The working parties are held during the week and at the weekend on a different day each month so everyone can participate. Using wood fuel in stoves, instead of open fires, makes existing routines easier as less fuel is needed, the stove needs less tending, fewer loads of fuel need to be carried in, and there are fewer loads of ash to carry out. Training on how to build a log store means people can stock up with timber and be sure it's thoroughly dry and ready to use before winter.

How the Coll Recycling Group answers the Four Questions

The Coll Recycling Group (RecyColl) operates two cardboard shredders to turn waste packaging into materials useful locally: agricultural and domestic compost and bedding for cattle and pets; and a glass imploder which turns bottles and jars into an aggregate that can be used instead of gravel in a concrete mix, and in polytunnels to store heat. They have turned the old village hall into a hub for re-use, recycling, and energy advice, including a second hand shop and displays of low energy lighting. They run draught-proofing workshops in people's houses where people learn practical skills while the host's house is draught-proofed.

Does it feel right?

People feel it's important to keep the island beautiful and, with shops at least a day away by boat, there's a real tradition of making the most of what you have already. It seems only natural to take care of the island by avoiding litter and rubbish, and to reuse and recycle materials that would otherwise be wasted. The draught-proofing workshops are enjoyable social events with coffee, cakes and wine with friends and neighbours.

Does it make sense?

The distance and costs involved means the local authority can only provide limited recycling services. People believe it makes sense to recycle waste locally as it reduces the costs for the local authority and provides products that would otherwise have to be imported, saving on freight charges and reducing carbon emissions. At the draught-proofing parties people can experience the benefits and see how easy it is to make improvements at little cost. They can also try out LED lighting and see for themselves how bright the new energy saving bulbs are in a normal house.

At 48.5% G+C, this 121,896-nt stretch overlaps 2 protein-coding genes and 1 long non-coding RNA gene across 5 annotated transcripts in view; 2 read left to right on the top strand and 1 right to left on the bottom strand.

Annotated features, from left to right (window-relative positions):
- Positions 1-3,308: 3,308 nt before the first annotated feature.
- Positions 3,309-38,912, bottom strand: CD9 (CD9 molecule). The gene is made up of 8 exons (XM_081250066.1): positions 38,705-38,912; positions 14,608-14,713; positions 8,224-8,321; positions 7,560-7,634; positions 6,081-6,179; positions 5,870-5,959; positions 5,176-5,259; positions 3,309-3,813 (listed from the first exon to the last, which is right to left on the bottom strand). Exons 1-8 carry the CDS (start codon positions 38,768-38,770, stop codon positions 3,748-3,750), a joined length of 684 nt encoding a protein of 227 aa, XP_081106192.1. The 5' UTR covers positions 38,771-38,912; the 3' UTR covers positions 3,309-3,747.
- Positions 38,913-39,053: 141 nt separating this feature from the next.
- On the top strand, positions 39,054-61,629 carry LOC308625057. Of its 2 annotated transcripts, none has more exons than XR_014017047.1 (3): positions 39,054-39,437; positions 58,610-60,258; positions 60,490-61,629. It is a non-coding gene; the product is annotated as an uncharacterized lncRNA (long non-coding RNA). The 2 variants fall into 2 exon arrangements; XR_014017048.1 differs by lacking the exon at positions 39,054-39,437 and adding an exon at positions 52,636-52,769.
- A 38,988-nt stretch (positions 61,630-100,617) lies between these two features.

Can I do it?

Equipment such as cardboard shredders and glass imploders has, with attention to health and safety regulations, made local recycling possible. People wanted to take part in the various government initiatives such as the Green Deal but grant-aided schemes require registered installers to be used. The cost of bringing installers to the island made this difficult. Instead, the group has focused on actions that make use of local skills: promoting and installing LEDs, insulation and draught proofing. At the draught-proofing parties people learn practical skills and gain confidence to tackle their own houses.

Does it fit into my day?

The group has turned the old village hall into a hub for re-use and energy advice, including a second hand shop and displays of low energy lighting. Located near the village and across the road from the medical practice, this makes dropping off materials for re-use, visiting the shop etc easy for people to fit into their routines. The draught-proofing parties are organised at times to suit the participants.

The Four Zones that influence our decisions: I, We, They and It

As we ask ourselves these four questions we are influenced by a wide range of different factors. Some are personal to each of us; others are to do with the people around us. We are also influenced by what's happening in wider society and by physical equipment and infrastructure. To help make sense of all these factors this framework groups them into four zones: I, We, They and It.

The "I" Zone

When Annie was considering cycling to work she thought:

"I'd feel good about cycling to work: I'll enjoy the exercise. And it does make sense: it's almost as quick as the car and I don't have to find somewhere to park. I can do it: I've got a bike and I'm fairly confident in traffic. But it won't fit with picking up something for tea on the way home like I usually do."

All of the factors that are influencing Annie here are personal to her, they are in the "I" zone.

The "We" Zone

Now consider Brian thinking about cycling to work: "It would feel weird cycling to work; hardly anyone else does, people might think I was odd!" Brian is being influenced by his colleagues. As cycling is not normal among in this social group it doesn't feel right to Brian.

The "They" Zone

Caitlin thinks: "The cars go too fast along that road. They'll need to reduce the speed limit before I'll cycle to work." She thinks "they" should change the speed limit. In this framework "they" refers to factors that are generally beyond the direct influence of the individual and her social group, like laws, regulations and the economy.

The "It" Zone

David thinks: "There is secure bike parking at the station now. It makes leaving my bike at the station feel less risky." "It" refers to physical infrastructure, in this case bike parking.